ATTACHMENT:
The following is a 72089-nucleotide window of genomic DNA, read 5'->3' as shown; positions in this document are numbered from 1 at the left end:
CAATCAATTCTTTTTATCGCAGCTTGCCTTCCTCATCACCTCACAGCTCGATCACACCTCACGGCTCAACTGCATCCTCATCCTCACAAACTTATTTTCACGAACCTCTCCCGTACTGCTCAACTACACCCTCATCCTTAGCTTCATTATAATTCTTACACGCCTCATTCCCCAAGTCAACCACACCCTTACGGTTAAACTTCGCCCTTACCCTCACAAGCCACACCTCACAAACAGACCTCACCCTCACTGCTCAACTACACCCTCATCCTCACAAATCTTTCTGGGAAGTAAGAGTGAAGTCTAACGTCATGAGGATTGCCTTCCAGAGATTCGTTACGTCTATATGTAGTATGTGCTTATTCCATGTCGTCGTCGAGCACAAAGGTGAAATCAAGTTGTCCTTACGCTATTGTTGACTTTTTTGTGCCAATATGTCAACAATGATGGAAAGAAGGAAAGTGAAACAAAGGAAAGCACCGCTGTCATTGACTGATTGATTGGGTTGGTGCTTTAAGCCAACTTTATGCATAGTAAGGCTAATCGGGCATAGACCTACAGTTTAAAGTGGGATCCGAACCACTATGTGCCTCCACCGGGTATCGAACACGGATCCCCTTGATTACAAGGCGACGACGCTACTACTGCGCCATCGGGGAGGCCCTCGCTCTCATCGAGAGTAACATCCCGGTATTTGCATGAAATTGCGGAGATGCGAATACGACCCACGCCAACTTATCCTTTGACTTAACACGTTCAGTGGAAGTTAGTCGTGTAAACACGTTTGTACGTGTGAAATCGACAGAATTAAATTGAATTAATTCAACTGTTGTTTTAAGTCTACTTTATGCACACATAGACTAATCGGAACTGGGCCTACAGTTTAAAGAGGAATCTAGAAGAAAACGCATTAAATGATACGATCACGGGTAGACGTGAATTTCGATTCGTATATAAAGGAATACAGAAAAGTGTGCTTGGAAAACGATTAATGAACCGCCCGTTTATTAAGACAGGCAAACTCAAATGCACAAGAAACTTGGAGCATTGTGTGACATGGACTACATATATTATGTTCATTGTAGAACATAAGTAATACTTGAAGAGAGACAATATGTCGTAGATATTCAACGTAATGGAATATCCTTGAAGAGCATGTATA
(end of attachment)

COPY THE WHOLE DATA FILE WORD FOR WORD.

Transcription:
The following is a 72089-nucleotide window of genomic DNA, read 5'->3' as shown; positions in this document are numbered from 1 at the left end:
CAATCAATTCTTTTTATCGCAGCTTGCCTTCCTCATCACCTCACAGCTCGATCACACCTCACGGCTCAACTGCATCCTCATCCTCACAAACTTATTTTCACGAACCTCTCCCGTACTGCTCAACTACACCCTCATCCTTAGCTTCATTATAATTCTTACACGCCTCATTCCCCAAGTCAACCACACCCTTACGGTTAAACTTCGCCCTTACCCTCACAAGCCACACCTCACAAACAGACCTCACCCTCACTGCTCAACTACACCCTCATCCTCACAAATCTTTCTGGGAAGTAAGAGTGAAGTCTAACGTCATGAGGATTGCCTTCCAGAGATTCGTTACGTCTATATGTAGTATGTGCTTATTCCATGTCGTCGTCGAGCACAAAGGTGAAATCAAGTTGTCCTTACGCTATTGTTGACTTTTTTGTGCCAATATGTCAACAATGATGGAAAGAAGGAAAGTGAAACAAAGGAAAGCACCGCTGTCATTGACTGATTGATTGGGTTGGTGCTTTAAGCCAACTTTATGCATAGTAAGGCTAATCGGGCATAGACCTACAGTTTAAAGTGGGATCCGAACCACTATGTGCCTCCACCGGGTATCGAACACGGATCCCCTTGATTACAAGGCGACGACGCTACTACTGCGCCATCGGGGAGGCCCTCGCTCTCATCGAGAGTAACATCCCGGTATTTGCATGAAATTGCGGAGATGCGAATACGACCCACGCCAACTTATCCTTTGACTTAACACGTTCAGTGGAAGTTAGTCGTGTAAACACGTTTGTACGTGTGAAATCGACAGAATTAAATTGAATTAATTCAACTGTTGTTTTAAGTCTACTTTATGCACACATAGACTAATCGGAACTGGGCCTACAGTTTAAAGAGGAATCTAGAAGAAAACGCATTAAATGATACGATCACGGGTAGACGTGAATTTCGATTCGTATATAAAGGAATACAGAAAAGTGTGCTTGGAAAACGATTAATGAACCGCCCGTTTATTAAGACAGGCAAACTCAAATGCACAAGAAACTTGGAGCATTGTGTGACATGGACTACATATATTATGTTCATTGTAGAACATAAGTAATACTTGAAGAGAGACAATATGTCGTAGATATTCAACGTAATGGAATATCCTTGAAGAGCATGTATA